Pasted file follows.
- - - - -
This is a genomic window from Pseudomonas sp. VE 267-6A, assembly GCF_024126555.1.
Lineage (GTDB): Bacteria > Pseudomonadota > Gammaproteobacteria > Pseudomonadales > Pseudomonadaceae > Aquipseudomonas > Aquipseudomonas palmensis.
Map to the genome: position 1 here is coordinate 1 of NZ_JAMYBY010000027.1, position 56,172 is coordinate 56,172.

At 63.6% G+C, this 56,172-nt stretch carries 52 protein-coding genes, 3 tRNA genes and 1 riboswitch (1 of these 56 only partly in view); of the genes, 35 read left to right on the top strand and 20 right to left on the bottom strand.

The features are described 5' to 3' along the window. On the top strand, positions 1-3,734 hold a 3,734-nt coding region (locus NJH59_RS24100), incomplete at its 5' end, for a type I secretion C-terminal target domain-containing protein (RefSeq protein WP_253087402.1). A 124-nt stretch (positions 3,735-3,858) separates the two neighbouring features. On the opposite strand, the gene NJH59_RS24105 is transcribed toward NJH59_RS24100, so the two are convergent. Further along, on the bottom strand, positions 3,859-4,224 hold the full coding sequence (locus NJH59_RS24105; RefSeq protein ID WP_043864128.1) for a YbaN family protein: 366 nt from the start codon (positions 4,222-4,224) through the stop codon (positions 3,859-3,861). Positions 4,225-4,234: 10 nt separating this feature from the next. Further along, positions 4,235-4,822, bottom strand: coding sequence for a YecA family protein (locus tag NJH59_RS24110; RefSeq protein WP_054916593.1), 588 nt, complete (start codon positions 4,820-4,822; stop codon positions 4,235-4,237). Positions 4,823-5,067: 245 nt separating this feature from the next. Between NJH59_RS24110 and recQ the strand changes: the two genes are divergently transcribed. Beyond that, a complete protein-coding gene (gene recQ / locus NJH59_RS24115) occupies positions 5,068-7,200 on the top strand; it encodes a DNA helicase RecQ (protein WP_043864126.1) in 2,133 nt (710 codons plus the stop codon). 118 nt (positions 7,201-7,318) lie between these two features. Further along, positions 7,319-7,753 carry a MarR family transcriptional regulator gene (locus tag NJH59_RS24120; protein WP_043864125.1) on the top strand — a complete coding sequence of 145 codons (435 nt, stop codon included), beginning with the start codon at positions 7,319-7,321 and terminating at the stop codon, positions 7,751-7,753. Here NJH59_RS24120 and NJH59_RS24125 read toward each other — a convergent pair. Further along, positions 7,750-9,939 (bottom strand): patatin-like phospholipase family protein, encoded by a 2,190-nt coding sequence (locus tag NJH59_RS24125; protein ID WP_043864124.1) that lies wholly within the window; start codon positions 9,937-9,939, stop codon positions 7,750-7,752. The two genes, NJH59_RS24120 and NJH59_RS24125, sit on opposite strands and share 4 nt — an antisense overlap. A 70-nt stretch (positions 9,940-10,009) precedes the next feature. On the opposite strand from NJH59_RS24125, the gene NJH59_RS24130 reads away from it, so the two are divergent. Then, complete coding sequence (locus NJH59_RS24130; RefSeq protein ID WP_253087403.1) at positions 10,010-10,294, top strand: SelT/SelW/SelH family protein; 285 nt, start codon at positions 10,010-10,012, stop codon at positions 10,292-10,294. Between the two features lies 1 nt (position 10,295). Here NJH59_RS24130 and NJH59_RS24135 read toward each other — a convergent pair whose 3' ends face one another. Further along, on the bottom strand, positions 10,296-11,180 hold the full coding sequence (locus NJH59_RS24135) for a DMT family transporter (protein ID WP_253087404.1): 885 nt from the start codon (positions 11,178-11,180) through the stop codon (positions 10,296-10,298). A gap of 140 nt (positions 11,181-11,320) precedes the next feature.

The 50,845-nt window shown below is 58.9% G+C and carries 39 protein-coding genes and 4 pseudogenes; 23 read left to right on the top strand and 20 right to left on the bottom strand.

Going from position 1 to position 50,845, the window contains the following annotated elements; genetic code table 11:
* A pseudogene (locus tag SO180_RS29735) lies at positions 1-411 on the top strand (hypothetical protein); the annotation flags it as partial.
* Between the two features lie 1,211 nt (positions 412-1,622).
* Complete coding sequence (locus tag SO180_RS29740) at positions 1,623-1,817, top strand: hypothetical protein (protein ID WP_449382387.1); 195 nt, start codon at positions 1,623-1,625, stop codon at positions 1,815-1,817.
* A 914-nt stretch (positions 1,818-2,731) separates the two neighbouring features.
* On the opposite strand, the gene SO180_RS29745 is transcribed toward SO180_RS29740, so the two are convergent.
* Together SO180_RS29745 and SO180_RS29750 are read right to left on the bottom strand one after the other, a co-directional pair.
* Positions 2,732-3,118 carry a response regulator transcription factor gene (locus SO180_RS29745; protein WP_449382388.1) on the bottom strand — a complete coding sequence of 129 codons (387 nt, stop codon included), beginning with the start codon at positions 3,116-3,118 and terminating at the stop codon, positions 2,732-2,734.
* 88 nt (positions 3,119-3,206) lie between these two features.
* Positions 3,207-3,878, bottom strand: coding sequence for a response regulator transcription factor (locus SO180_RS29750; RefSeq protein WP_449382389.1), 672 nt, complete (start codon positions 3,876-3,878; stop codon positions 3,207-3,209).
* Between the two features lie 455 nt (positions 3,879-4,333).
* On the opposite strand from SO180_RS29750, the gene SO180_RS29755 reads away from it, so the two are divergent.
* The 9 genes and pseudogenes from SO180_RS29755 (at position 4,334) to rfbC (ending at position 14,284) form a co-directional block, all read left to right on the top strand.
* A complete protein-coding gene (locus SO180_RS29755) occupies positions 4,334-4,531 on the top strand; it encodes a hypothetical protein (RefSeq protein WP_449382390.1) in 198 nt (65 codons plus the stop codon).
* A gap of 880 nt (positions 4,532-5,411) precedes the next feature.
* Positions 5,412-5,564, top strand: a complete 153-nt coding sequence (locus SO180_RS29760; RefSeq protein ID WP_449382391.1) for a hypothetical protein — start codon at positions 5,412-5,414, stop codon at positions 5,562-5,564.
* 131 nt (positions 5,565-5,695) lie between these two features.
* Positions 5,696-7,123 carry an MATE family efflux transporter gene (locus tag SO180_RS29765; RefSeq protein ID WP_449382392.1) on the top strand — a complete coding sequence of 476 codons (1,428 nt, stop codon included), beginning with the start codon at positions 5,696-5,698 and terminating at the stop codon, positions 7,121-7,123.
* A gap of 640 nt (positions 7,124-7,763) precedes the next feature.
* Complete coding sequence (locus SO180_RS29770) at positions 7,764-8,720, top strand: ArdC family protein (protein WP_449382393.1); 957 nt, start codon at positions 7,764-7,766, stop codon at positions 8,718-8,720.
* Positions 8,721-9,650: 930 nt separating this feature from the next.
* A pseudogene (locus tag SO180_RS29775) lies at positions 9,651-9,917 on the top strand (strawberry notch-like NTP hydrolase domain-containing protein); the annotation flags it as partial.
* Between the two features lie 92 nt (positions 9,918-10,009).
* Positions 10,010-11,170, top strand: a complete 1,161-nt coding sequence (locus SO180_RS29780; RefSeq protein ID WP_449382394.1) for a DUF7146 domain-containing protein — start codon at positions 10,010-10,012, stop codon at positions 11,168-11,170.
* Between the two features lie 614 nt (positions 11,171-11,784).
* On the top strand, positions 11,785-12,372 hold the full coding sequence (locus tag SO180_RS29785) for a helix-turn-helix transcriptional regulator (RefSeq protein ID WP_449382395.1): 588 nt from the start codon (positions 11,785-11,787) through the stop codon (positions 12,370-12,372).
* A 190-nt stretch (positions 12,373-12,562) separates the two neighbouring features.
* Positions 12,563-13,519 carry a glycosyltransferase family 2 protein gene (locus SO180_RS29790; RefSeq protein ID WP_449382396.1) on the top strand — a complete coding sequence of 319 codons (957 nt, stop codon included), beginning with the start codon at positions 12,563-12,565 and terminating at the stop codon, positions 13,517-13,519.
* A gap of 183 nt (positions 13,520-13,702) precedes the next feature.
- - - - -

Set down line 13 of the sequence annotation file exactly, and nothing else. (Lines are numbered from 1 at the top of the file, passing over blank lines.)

* Together SO180_RS29745 and SO180_RS29750 are read right to left on the bottom strand one after the other, a co-directional pair.